Cookbook road test: HOG
We give the HOG cookbook a road test and see if the recipes live up to the hype…
You might not know Richard Turner by name but you can bet your bottom dollar you’ve been to one of his meaty ventures in the past. His CV goes like this: Executive chef at Hawksmoor, one half of Turner & George butchers, partner at Pitt Cue Co, curator of Meatopia UK and now author of Hog. He certainly knows his meat.
You can’t help but touch the brilliant cover – the velvety pig invites you inside to celebrate all things porcine. From breeding and butchery, to techniques and tips on how to get the best from your meat – as well as over 150 recipes incorporating every cut from nose to tail.
What about the recipes?
As you can imagine pork is the main event in the book. Each chapter concentrates on recipes made from different part of the pig including prime cuts, sausages, cured and snout to tail – for the more adventurous home cook.
Richard says: “My hope is that by understanding the whole picture, we can all make informed decisions about what we consume. And if we consume the best pork, we will enjoy it all the more. Now it’s over to you: read, digest, lick your lips, source some great pork and cook to your heart’s content.”
The recipe test…
And lick my lips I did. Recipes vary from simple hotpots and pies to more elaborate wild boar wellington and West African pork and peanut stew. I opted to test the slow-roast pork with anchoïade.
Richard divulges some information about anchoïade which I found very interesting so I thought I’d share: “Anchovies are a rich sauce of umami and salt, and have been used since Roman times as a kind of condiment for seasoning meat. In 1466, the French King Louis XI exempted the anchoîeurs from paying the gabelle (salt tax), and anchovies grew in popularity as a means of seasoning food. When used in this way, good anchovies have almost no fishy flavour and simply enhance the meatiness of the pork, lamb or beef.”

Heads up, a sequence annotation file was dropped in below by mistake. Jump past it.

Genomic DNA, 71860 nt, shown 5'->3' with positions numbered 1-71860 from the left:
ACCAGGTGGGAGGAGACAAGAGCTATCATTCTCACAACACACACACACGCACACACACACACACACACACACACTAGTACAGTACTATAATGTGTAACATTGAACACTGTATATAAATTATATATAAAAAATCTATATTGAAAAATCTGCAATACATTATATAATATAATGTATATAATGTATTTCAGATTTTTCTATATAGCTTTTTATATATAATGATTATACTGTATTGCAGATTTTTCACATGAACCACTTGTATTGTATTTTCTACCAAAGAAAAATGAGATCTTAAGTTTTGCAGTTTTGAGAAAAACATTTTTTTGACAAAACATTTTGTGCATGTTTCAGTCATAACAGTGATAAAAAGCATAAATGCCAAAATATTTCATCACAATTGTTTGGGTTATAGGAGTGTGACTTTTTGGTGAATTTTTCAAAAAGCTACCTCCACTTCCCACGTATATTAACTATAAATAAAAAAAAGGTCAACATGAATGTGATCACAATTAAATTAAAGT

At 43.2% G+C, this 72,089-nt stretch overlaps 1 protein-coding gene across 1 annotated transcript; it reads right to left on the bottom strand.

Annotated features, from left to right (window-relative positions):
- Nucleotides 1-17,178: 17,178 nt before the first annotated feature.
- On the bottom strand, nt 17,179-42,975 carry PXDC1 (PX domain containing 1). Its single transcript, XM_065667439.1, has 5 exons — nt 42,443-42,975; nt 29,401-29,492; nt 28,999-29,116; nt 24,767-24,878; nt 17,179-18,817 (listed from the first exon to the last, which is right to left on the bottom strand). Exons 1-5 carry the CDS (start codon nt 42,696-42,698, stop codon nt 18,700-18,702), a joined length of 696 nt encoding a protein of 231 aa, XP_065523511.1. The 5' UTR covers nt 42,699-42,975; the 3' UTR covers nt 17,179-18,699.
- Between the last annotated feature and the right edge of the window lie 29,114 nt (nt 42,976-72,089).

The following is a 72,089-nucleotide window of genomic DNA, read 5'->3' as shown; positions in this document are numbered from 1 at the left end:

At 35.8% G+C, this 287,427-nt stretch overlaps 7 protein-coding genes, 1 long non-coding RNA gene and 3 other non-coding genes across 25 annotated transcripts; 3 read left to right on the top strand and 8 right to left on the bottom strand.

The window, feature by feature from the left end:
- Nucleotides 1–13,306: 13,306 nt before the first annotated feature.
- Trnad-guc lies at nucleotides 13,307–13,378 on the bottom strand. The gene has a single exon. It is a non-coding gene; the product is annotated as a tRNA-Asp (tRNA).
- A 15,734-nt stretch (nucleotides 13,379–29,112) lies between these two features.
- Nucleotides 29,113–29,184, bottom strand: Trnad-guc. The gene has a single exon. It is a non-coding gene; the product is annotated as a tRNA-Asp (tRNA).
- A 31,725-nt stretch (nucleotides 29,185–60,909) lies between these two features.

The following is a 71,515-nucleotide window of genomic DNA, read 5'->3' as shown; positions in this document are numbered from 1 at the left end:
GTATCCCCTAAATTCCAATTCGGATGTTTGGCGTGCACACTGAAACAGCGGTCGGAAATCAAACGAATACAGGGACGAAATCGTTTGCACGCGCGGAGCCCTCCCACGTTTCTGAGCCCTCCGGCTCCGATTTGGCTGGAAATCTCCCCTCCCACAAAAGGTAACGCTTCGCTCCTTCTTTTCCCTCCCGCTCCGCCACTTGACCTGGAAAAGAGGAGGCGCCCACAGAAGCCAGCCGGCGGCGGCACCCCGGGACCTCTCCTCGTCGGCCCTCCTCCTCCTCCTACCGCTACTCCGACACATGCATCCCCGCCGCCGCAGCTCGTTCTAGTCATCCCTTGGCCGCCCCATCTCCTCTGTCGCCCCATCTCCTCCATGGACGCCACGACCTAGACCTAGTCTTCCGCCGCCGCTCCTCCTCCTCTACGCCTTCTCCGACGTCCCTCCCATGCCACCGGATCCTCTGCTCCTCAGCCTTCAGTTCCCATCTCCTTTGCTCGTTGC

Time to admit something. I had never roasted a joint of pork before. Lamb, beef, chicken, turkey – done and dusted, but never pork. So I was a little nervous when I said I’d host a sunday roast for 8 and was about to embark on making something I’d never made before. I oughtn’t have been worried for the recipe was easy to follow and I could relax for the main part of the day while the shoulder of pork slowly cooked in the oven.
My roast pork before the final roasting
I made a mistake right at the beginning by not turning the oven high enough to blister the skin but remedied this later on by putting the joint under a hot grill for a few minutes before serving – to achieve perfect crispy crackling.
The pork was amazing served alongside the roasted vegetables (so much flavour!), jersey royal potatoes, buttered cabbage and the punchy anchoïade – which was indeed a brilliant accompaniment. There were enough leftovers to make sandwiches for lunch the next day making dinner a double winner. I can’t believe it’s taken me this long to roast pork… next time I certainly won’t be leaving it so long.